Movie review: "Paris"
This intimate film weaves multiple plots of ordinary lives and loves.
David Koskas/IFC Films
The new film "Paris" by writer-director Cédric Klapisch was originally supposed to carry the subtitle "An Ephemeral Portrait of an Eternal City." That kind of sums it up, but not necessarily in the ways Klapisch intended. He probably thinks ephemeral is synonymous with poetic, but sometimes, to paraphrase Freud on cigars, ephemeral is just ephemeral.
Klapisch, who scored an art house hit with "L'Auberge Espagnole," once wrote a master's thesis on Woody Allen, and "Paris" has certain affinities with Allen's work, especially, of course, "Manhattan." But it's also a nod to the crisscrossing panoramas of Robert Altman, although "Paris" is definitely Altman Lite.
Pierre (Romain Duris) is a cabaret dancer who discovers that only a heart transplant can possibly save his life. His social worker sister Élise (Juliette Binoche) is enlisted to care for him in the run-up to the operation. Single, with three children in tow, she alternates between being a calming influence and an irritant.
The nice thing about multiplot movies is that, if one narrative doesn't work for you, there's always another. Don't like the heart transplant story line? How about the one about the respectable professor, Roland (Fabrice Luchini), who falls for a gorgeous student, Laetitia (Mélanie Laurent)? Or the Cameroonian worker (Zinedine Soualem) who attempts a dangerous boat crossing into France? Or the local vegetable market employee (Albert Dupontel) who works uneasily beside his flirty ex-wife (Julie Ferrier)?
To some extent, all these stories, and many others, intertwine, although not always naturally. Klapisch might have been better off making one of those episodic movies divided up into self-contained chapters. But one can see what he's getting at here: Paris is a sprawling metropolis that is also, at the same time, très intime. If you are out and about long enough, sooner or later you'll connect up with everybody.
This is the sort of poetic conceit that doesn't always work as a real-world one. The Paris of "Paris" isn't especially well observed. Klapisch shows off the usual landmarks – the Eiffel Tower, Montmartre's Sacré-Coeur basilica, and so forth – but the effect is picture-postcardish. (This may nevertheless be enough to satisfy recession-strapped viewers unable to visit the real thing.) So much of the action takes place indoors, or on nondescript streets, that the Eternal City at times seems no more than a backdrop. Ephemeral indeed.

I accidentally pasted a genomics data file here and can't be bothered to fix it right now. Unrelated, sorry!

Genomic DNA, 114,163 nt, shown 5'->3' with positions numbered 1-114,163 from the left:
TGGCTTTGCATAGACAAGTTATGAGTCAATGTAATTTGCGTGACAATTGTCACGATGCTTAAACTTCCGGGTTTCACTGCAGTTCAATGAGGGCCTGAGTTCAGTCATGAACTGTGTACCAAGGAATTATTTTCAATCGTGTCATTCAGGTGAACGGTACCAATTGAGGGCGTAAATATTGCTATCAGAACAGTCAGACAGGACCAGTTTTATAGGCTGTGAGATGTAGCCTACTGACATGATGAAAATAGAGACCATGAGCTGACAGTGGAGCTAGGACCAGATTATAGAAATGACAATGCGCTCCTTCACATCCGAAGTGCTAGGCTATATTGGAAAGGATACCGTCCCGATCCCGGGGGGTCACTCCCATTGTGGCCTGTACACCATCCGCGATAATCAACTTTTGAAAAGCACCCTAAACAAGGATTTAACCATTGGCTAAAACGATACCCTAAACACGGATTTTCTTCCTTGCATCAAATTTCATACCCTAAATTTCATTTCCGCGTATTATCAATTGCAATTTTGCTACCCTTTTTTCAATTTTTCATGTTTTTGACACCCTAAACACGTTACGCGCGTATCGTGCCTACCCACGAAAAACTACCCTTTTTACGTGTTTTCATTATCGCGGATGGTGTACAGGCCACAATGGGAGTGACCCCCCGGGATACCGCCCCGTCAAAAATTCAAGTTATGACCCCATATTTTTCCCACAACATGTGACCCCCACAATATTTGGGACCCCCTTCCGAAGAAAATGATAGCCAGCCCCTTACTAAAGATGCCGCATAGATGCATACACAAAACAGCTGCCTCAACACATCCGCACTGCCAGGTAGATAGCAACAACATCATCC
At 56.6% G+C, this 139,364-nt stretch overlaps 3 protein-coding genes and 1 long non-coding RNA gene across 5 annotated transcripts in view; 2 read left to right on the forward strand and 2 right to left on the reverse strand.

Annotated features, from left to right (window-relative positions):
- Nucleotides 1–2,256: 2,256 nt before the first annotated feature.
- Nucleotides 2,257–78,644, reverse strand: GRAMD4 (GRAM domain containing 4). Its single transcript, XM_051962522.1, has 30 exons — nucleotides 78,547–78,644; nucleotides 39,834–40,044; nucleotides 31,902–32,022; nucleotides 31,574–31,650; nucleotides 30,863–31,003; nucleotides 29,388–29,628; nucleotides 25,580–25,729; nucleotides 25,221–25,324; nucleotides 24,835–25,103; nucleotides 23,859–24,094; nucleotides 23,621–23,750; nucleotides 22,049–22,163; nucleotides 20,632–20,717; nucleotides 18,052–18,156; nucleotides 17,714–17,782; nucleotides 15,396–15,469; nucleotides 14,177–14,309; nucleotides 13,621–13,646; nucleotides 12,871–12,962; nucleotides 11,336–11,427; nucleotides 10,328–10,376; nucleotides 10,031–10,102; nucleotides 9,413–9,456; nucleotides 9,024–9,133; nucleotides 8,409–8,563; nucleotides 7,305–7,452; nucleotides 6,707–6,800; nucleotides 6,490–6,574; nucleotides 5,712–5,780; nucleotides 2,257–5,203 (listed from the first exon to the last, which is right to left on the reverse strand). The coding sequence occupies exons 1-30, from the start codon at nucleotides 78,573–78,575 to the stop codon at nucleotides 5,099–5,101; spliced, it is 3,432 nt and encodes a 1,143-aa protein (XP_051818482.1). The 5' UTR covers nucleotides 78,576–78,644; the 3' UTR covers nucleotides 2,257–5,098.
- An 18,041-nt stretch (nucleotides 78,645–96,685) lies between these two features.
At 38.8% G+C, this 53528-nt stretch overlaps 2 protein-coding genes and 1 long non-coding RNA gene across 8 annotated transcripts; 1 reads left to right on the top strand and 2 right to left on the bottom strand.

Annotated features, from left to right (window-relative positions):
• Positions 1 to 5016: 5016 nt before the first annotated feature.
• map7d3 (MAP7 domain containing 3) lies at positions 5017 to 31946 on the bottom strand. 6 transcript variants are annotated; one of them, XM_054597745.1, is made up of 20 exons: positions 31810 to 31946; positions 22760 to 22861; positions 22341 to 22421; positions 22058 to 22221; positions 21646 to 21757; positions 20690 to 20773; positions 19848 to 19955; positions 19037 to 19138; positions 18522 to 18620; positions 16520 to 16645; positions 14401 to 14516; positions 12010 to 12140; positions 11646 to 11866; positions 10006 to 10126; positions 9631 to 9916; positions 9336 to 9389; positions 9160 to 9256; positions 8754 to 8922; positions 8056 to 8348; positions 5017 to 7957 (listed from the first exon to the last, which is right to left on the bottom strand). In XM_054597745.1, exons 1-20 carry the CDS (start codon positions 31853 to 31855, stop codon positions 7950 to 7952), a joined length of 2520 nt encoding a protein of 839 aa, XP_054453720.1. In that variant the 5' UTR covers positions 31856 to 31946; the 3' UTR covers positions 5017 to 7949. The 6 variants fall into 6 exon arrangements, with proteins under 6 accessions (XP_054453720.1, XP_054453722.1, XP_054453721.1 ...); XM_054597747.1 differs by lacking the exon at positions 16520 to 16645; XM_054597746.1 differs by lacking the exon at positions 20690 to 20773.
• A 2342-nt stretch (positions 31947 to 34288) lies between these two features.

Although it's the hokiest of the narratives, the heart transplant scenario is the most compelling because Duris and Binoche are such compelling actors. I've never been a big admirer of Binoche when she's playing high-toned women of mystery (as in "The English Patient," for which she won the Oscar), but when she's down to earth, as in "The Flight of the Red Balloon" or this film, she's incandescently human. Duris, who has starred in numerous Klapisch movies, is perhaps best known as the pianist-gangster in "The Beat That My Heart Skipped." (Duris, or his agent, seems to have a cardiological fixation.) He has an intensity here that carries you through the vagaries of his role, including the many times Pierre is required to gaze longingly from his balcony at the city below. To make matters even more banal, Klapisch layers melancholic Satie music over his longing looks, just in case we didn't get the drift.
The December-May story line is entertaining only because Luchini is such a deft performer. Addled by Laetitia's prettiness, he begins his courtship by text messaging her anonymously, inadvertently raising her ire. But this is Paris, after all, and l'amour trumps all. His finest moonstruck moment comes when he tries to dance like a teenager for her. It is in such moments that "Paris" transforms the ephemeral into the eternal. When it comes to being a fool for love, there are no city limits. Grade: B. Rated R for language and some sexual references.